We must talk with each other and break down the barriers between ourselves. An alloy metal is much stronger than a base metal e.g steel and iron. So we must make ourselves into a strong alloy. One of Mike’s best friends is Imam Shanawaz and they have developed a wonderful relationship. We have to stop the cycle of hatred and it is sad to see so much hate and intolerance in the UK. Mike asked why do I not hate? I hate the people who killed my brother. Why did they kill him, was it because he was a Christian, British? No! It was because he didn’t matter to them and was a nothing even though he was trying to help the refugees in Syria. ISIS have killed many Muslims more than any other Faith. What can we do? Extend the hand of friendship. UN Leader Khofi Anan said “Ignorance is the handmaid of ignorance”. Start something here today which can really make a difference. Mike is on the ISIS death list as they don’t like what he says as they know that he can destroy their hate. His mother died within a year of David’s death and his father who had been diagnosed with dementia got much worse within a few months, they too were killed by ISIS, but I couldn’t hate and point the finger at Islam the religion of peace. “Everyday”, Mike says,” I try to be a better man” that is what we all have to do.
Scottish Interfaith Week
There will be no meeting in December
We thank all our members and supporters for a successful Scottish Interfaith Week in November
Visit to Edinburgh Sikh Gurdwara
9 November 2019 2 – 4pm
Fife Interfaith Group’s first event of the 2019 Scottish Interfaith Week was a visit to the Gurdwara in Edinburgh. In fact it happened the day before the start of Interfaith Week but this was because the visit coincided with the 550th Celebration of the birth of Sri Guru Nanak Dev Ji.
On arrival at the Gurdwara a former church situated in Leith, there was a ceremonial washing of the steps attended by a large crowd of Sikhs obviously enjoying it all. After the ceremony was over and others had entered with bare feet on the wet steps on a cold day, the rest of us entered and were able to take our shoes off inside. To our surprise the floor was very warm and it appears that there is now underfloor heating so people do not get cold feet, real luxury! Unusually it was not just the women who had to cover their heads but square scarves were available for men to cover their hair as well demonstrating their well known belief in equality in treatment of gender.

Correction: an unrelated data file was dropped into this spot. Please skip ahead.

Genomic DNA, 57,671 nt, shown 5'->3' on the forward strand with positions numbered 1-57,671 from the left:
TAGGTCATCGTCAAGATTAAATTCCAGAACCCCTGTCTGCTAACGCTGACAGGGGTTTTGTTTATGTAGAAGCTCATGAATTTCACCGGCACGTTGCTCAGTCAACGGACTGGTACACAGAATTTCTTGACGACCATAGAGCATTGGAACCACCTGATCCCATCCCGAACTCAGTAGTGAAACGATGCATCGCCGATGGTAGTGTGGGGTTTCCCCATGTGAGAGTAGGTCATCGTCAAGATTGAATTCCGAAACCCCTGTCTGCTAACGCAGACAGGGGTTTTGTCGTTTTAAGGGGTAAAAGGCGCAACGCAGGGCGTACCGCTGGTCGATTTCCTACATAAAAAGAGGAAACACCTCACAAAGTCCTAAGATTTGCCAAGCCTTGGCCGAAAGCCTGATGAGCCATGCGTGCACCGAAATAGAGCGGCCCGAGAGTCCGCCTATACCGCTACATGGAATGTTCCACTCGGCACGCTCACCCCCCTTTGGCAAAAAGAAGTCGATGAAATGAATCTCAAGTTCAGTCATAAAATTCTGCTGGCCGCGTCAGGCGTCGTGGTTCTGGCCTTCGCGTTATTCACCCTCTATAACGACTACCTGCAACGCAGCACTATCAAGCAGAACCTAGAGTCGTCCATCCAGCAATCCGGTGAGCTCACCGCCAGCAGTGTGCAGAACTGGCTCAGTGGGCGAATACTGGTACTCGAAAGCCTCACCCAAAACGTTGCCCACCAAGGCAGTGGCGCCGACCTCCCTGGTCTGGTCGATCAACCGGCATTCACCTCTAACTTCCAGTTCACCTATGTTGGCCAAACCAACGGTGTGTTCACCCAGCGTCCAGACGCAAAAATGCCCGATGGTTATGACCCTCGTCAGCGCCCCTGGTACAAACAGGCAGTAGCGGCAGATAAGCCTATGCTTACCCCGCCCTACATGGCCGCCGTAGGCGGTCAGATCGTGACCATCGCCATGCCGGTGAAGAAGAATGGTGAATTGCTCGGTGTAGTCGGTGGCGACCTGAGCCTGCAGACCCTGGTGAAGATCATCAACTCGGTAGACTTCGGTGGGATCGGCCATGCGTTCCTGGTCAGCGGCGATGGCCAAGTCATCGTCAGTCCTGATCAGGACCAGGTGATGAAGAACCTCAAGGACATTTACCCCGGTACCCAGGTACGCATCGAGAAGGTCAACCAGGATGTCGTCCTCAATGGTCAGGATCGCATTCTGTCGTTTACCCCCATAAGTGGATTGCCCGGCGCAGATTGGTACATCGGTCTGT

The welcome was warm and friendly and the Langar Hall was full of Sikh families dressed in traditional clothing who were having a great family day out. Visitors were taken to an adjoining room and there we sat down and soon were given talks about Sikhism and how the Gurdwara is open to all Faiths and anyone who needs help. Sikhs are renown for their feeding of those in need and after the talks were over we were all treated to a delicious meal including some really tasty sweets.
After this we were free to explore the Gurdwara and made our way upstairs to the Diwan Hall which was a sparsely furnished room with an altar one end on which lay the Sikh’s Holy Book containing the teachings of their founder. A lady was there reciting verses from the book and evidently on any day of celebration there will be readings all day long from the scriptures. Although sparsely decorated the floor was covered by a plush red carpet and concealed lighting reflected subtle colours on the wall and the altar adorned very tastefully. There was a lovely quiet spirit in the room and was a stark contrast to all the noise and celebration taking place down stairs.
A really enjoyable visit to help understand the Sikh Community who have such high ideals to help and understand others